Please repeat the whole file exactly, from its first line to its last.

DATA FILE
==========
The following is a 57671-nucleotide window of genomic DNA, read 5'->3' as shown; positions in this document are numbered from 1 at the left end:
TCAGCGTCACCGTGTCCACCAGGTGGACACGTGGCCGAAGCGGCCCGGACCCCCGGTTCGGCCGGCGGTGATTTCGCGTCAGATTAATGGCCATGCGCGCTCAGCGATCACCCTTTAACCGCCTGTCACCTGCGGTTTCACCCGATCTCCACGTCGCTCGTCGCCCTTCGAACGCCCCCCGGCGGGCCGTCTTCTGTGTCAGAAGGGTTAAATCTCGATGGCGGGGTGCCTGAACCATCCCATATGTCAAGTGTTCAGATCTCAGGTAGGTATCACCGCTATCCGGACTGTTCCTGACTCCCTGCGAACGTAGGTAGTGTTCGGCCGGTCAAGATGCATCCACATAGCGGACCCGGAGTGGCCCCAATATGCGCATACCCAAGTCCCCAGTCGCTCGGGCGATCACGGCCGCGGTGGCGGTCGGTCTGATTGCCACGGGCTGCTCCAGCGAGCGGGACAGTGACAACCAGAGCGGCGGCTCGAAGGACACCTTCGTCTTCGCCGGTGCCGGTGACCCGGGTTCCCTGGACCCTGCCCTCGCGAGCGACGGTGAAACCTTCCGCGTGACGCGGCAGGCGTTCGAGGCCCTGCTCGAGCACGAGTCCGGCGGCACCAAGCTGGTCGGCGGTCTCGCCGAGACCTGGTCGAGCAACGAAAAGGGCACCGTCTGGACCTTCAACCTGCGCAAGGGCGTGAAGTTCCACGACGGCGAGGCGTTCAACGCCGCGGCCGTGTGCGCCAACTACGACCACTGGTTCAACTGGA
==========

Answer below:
The following is a 57671-nucleotide window of genomic DNA, read 5'->3' as shown; positions in this document are numbered from 1 at the left end:
TCAGCGTCACCGTGTCCACCAGGTGGACACGTGGCCGAAGCGGCCCGGACCCCCGGTTCGGCCGGCGGTGATTTCGCGTCAGATTAATGGCCATGCGCGCTCAGCGATCACCCTTTAACCGCCTGTCACCTGCGGTTTCACCCGATCTCCACGTCGCTCGTCGCCCTTCGAACGCCCCCCGGCGGGCCGTCTTCTGTGTCAGAAGGGTTAAATCTCGATGGCGGGGTGCCTGAACCATCCCATATGTCAAGTGTTCAGATCTCAGGTAGGTATCACCGCTATCCGGACTGTTCCTGACTCCCTGCGAACGTAGGTAGTGTTCGGCCGGTCAAGATGCATCCACATAGCGGACCCGGAGTGGCCCCAATATGCGCATACCCAAGTCCCCAGTCGCTCGGGCGATCACGGCCGCGGTGGCGGTCGGTCTGATTGCCACGGGCTGCTCCAGCGAGCGGGACAGTGACAACCAGAGCGGCGGCTCGAAGGACACCTTCGTCTTCGCCGGTGCCGGTGACCCGGGTTCCCTGGACCCTGCCCTCGCGAGCGACGGTGAAACCTTCCGCGTGACGCGGCAGGCGTTCGAGGCCCTGCTCGAGCACGAGTCCGGCGGCACCAAGCTGGTCGGCGGTCTCGCCGAGACCTGGTCGAGCAACGAAAAGGGCACCGTCTGGACCTTCAACCTGCGCAAGGGCGTGAAGTTCCACGACGGCGAGGCGTTCAACGCCGCGGCCGTGTGCGCCAACTACGACCACTGGTTCAACTGGA